Official Montana 500 Website

Turn Signals:

by Tom Carnegie

I have just about (but not quite) run out of things to write about in regard to making models T's go faster in the Montana 500. I am withholding some information that I may or may not spill later on when I'm no longer serious about competing. I don't know when that day will come. In the mean time I figure some of you may have cars other than Montana 500 cars, and as such I will write a little about some things that may be desired for these cars.

This is how I put turn signals on my 1926 coupe. If one wanted, he could sure enough put turn signals on his Montana 500 car.

When I set out to put turn signals on my coupe, I wanted something that was unobtrusive. I don't care for the extra non-era lights that lots of people stick onto their cars. I also don't like big turn signal switches hanging onto the steering column. I decided that if I were going to have a small switch, I would need to be controlling low amperage lights that meant LED's.

The LED's that I used in the front are amber 1157 LED bulbs. I carved them apart and siliconed the innards to the headlight reflectors. This is not the most visible place to put them, but they can be seen OK during the day, but just barely at night. This is a compromise. Separate lights would be better, but I felt that violated my "obtrusiveness" clause. The rears are stand-alone LED lamps that I got at the local auto parts store. The amber version of these would work well for the fronts. I won't go into detail about how I ran the wiring. Also, these turn signals are not incorporated into the brake light system, although with a little more work they could be. After the LED's are in place, you need a switch. I installed a little SPDT switch, with a center off that I got at Radio shack, into the horn button. My original design also had an indicator LED on top of the horn button. This proved inadequate for me. I would continually leave on the blinkers during and after driving. Ultimately I used a beeper to signal that the lights were on. This has proven quite satisfactory. To flash the LED's I originally had planned to use a blinking LED in series with the switch and hence the other LED's. This was elegant and worked well until I started the car. It turns out that the RF interference from the coils disrupts the blinking LED. I decided that I needed a more robust flasher.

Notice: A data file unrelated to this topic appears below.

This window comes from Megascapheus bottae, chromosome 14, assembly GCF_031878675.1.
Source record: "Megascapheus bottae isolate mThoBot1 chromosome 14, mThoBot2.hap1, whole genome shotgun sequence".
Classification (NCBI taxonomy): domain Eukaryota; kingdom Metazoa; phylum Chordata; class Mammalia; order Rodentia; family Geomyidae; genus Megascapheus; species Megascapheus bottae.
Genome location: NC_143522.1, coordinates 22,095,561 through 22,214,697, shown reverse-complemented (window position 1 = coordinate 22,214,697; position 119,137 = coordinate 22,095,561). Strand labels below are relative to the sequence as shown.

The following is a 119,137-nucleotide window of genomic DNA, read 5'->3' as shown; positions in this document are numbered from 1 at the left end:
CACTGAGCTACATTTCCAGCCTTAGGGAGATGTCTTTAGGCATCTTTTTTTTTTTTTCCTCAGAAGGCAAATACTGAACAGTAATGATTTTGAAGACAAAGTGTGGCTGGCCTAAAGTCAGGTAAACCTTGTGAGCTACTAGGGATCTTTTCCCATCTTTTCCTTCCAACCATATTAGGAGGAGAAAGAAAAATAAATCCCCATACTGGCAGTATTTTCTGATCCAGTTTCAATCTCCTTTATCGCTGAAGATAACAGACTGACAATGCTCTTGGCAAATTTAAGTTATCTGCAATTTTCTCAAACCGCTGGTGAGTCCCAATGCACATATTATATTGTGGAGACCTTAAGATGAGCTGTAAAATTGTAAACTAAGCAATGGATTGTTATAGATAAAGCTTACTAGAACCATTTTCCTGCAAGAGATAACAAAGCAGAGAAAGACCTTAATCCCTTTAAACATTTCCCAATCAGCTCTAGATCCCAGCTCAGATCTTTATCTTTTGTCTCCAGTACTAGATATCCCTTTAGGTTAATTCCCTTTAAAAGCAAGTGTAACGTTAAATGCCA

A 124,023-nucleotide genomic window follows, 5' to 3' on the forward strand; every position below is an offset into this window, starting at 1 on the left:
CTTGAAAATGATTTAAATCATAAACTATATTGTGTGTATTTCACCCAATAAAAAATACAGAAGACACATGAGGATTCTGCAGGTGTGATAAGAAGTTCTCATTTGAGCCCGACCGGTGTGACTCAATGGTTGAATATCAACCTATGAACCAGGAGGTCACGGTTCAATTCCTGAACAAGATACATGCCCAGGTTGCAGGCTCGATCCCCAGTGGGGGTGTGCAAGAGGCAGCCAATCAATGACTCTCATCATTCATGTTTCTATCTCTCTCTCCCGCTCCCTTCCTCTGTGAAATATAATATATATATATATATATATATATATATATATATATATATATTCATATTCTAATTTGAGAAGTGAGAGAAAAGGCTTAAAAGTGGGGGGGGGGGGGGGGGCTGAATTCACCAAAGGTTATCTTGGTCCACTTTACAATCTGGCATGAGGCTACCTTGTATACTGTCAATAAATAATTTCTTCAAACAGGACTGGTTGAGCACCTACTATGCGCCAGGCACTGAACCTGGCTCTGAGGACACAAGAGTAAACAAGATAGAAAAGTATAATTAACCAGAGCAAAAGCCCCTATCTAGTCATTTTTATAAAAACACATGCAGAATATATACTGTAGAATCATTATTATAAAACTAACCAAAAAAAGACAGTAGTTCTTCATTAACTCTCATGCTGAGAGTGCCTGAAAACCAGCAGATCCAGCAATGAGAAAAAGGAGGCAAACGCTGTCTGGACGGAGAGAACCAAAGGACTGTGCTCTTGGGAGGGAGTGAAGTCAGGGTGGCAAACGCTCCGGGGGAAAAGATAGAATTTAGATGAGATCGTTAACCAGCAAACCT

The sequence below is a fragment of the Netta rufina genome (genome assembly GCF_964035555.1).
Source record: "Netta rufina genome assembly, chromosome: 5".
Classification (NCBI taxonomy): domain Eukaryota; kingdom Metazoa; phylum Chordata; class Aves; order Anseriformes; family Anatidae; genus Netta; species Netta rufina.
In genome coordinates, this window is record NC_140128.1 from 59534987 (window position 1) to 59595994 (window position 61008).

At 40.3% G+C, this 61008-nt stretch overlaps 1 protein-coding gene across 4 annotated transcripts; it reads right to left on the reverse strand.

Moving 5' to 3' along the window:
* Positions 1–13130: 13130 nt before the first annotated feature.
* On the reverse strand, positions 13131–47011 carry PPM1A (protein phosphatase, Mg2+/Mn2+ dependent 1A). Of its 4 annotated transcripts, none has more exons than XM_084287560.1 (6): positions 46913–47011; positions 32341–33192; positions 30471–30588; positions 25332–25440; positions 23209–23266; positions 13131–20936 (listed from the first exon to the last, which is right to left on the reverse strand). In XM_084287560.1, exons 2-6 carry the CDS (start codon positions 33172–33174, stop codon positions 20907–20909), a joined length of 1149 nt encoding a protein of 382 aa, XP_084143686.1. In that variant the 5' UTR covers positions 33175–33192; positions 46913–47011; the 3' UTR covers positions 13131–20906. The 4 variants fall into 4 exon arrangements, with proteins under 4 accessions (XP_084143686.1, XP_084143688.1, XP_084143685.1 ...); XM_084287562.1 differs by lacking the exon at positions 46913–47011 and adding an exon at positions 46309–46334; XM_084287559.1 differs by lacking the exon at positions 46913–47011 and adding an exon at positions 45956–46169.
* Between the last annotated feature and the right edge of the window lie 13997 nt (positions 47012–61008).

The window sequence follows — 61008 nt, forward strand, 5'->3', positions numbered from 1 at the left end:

I found some elementary astable flip-flop circuits on the Internet and modified them to better do what I thought should happen. Without going into too much detail, an astable flip-flop is a circuit that automatically switches back and forth between on and off. There is a capacitor in the circuit that controls the flash rate as it charges and discharges. Through manipulation of the values of the charging resistors this flash rate can be controlled. I also added a diode in series with the charging resistor. This slows down the discharge time of the capacitor and causes more on time per cycle.

Alas, even my discrete component flasher circuit was effected by the RF of the buzz coils. I decided that I needed a filter circuit. I just hung a couple of resistors and capacitors to ground, and that did the trick. I also hooked a beeper that I got at Radio Shack to a couple of diodes. This gives me an audible warning that my lights are flashing. So far I haven't left them on since I installed this. For a power supply I use three 9V transistor batteries wired in series. After loss through the system, that puts about 15V to the lights. More than the 12V they require, but not enough to cause trouble. You could run this circuit off of a 12V battery, but the LED's would not put out full brightness.

I experimented with different power supplies, including running the thing off of the magneto. Without a regulator the voltage kept building and building until it was around 50V at which point my circuit blew up. When this happened I replaced the 2N3904 transistor shown in the picture with the more robust TIP31A. I think I will eventually get a charger and some NiMH batteries, but the 9V alkalines that I am using are lasting a long long time.

flasher circuit

filter circuit

flasher board


This shows the LED glued into the reflector. I mounted it so that it shines "up". This shows the front light "on".

Rear Signals

This is showing the rear light mounted to the underside of the trunk.

Rear Signals

Here is the rear light "on"

The Montana 500 is Sanctioned by The Montana Cross Country T Association.